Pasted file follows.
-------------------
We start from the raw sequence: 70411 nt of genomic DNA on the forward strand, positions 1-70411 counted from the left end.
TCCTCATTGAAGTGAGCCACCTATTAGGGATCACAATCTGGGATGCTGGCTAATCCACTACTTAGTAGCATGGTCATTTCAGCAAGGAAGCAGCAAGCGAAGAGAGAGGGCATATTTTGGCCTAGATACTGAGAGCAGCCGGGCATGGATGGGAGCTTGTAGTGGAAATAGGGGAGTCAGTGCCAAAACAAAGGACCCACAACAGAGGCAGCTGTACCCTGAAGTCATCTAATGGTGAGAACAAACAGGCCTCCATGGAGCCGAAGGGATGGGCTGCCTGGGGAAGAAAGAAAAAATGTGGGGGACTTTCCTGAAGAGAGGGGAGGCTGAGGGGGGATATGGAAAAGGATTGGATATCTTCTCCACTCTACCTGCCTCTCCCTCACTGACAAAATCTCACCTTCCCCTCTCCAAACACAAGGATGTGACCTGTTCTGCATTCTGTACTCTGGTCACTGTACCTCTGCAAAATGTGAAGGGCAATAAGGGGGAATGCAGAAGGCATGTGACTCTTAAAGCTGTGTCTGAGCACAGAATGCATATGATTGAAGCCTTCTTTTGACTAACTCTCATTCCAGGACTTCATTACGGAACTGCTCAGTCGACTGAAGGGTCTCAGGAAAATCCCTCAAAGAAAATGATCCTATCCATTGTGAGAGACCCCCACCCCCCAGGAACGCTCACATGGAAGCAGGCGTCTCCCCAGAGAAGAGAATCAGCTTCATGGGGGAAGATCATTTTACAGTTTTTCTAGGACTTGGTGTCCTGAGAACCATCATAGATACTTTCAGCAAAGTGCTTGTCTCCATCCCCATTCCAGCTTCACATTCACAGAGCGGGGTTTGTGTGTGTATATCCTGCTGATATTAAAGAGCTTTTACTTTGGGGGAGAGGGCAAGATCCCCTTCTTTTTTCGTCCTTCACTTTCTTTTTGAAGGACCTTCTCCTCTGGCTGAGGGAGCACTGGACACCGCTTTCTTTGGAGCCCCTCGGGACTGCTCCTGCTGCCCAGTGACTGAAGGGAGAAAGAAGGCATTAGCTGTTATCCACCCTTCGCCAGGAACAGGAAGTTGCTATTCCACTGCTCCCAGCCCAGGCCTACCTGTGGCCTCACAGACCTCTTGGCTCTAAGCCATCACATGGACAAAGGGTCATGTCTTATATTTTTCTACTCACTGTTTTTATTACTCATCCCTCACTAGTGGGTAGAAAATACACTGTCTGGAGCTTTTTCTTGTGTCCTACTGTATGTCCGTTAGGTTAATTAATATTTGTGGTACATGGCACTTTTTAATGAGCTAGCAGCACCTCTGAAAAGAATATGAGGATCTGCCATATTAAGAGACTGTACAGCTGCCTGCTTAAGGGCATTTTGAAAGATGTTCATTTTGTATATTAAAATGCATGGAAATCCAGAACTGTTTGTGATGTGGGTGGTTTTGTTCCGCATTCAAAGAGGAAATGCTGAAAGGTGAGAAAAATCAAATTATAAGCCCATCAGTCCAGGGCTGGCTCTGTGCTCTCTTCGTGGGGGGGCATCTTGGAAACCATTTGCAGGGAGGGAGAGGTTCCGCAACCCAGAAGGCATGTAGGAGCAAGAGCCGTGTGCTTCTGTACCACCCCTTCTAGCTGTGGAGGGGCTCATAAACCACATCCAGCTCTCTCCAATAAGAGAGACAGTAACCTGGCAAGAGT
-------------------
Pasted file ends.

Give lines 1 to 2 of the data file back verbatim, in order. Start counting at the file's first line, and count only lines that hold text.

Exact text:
We start from the raw sequence: 70411 nt of genomic DNA on the forward strand, positions 1-70411 counted from the left end.
TCCTCATTGAAGTGAGCCACCTATTAGGGATCACAATCTGGGATGCTGGCTAATCCACTACTTAGTAGCATGGTCATTTCAGCAAGGAAGCAGCAAGCGAAGAGAGAGGGCATATTTTGGCCTAGATACTGAGAGCAGCCGGGCATGGATGGGAGCTTGTAGTGGAAATAGGGGAGTCAGTGCCAAAACAAAGGACCCACAACAGAGGCAGCTGTACCCTGAAGTCATCTAATGGTGAGAACAAACAGGCCTCCATGGAGCCGAAGGGATGGGCTGCCTGGGGAAGAAAGAAAAAATGTGGGGGACTTTCCTGAAGAGAGGGGAGGCTGAGGGGGGATATGGAAAAGGATTGGATATCTTCTCCACTCTACCTGCCTCTCCCTCACTGACAAAATCTCACCTTCCCCTCTCCAAACACAAGGATGTGACCTGTTCTGCATTCTGTACTCTGGTCACTGTACCTCTGCAAAATGTGAAGGGCAATAAGGGGGAATGCAGAAGGCATGTGACTCTTAAAGCTGTGTCTGAGCACAGAATGCATATGATTGAAGCCTTCTTTTGACTAACTCTCATTCCAGGACTTCATTACGGAACTGCTCAGTCGACTGAAGGGTCTCAGGAAAATCCCTCAAAGAAAATGATCCTATCCATTGTGAGAGACCCCCACCCCCCAGGAACGCTCACATGGAAGCAGGCGTCTCCCCAGAGAAGAGAATCAGCTTCATGGGGGAAGATCATTTTACAGTTTTTCTAGGACTTGGTGTCCTGAGAACCATCATAGATACTTTCAGCAAAGTGCTTGTCTCCATCCCCATTCCAGCTTCACATTCACAGAGCGGGGTTTGTGTGTGTATATCCTGCTGATATTAAAGAGCTTTTACTTTGGGGGAGAGGGCAAGATCCCCTTCTTTTTTCGTCCTTCACTTTCTTTTTGAAGGACCTTCTCCTCTGGCTGAGGGAGCACTGGACACCGCTTTCTTTGGAGCCCCTCGGGACTGCTCCTGCTGCCCAGTGACTGAAGGGAGAAAGAAGGCATTAGCTGTTATCCACCCTTCGCCAGGAACAGGAAGTTGCTATTCCACTGCTCCCAGCCCAGGCCTACCTGTGGCCTCACAGACCTCTTGGCTCTAAGCCATCACATGGACAAAGGGTCATGTCTTATATTTTTCTACTCACTGTTTTTATTACTCATCCCTCACTAGTGGGTAGAAAATACACTGTCTGGAGCTTTTTCTTGTGTCCTACTGTATGTCCGTTAGGTTAATTAATATTTGTGGTACATGGCACTTTTTAATGAGCTAGCAGCACCTCTGAAAAGAATATGAGGATCTGCCATATTAAGAGACTGTACAGCTGCCTGCTTAAGGGCATTTTGAAAGATGTTCATTTTGTATATTAAAATGCATGGAAATCCAGAACTGTTTGTGATGTGGGTGGTTTTGTTCCGCATTCAAAGAGGAAATGCTGAAAGGTGAGAAAAATCAAATTATAAGCCCATCAGTCCAGGGCTGGCTCTGTGCTCTCTTCGTGGGGGGGCATCTTGGAAACCATTTGCAGGGAGGGAGAGGTTCCGCAACCCAGAAGGCATGTAGGAGCAAGAGCCGTGTGCTTCTGTACCACCCCTTCTAGCTGTGGAGGGGCTCATAAACCACATCCAGCTCTCTCCAATAAGAGAGACAGTAACCTGGCAAGAGT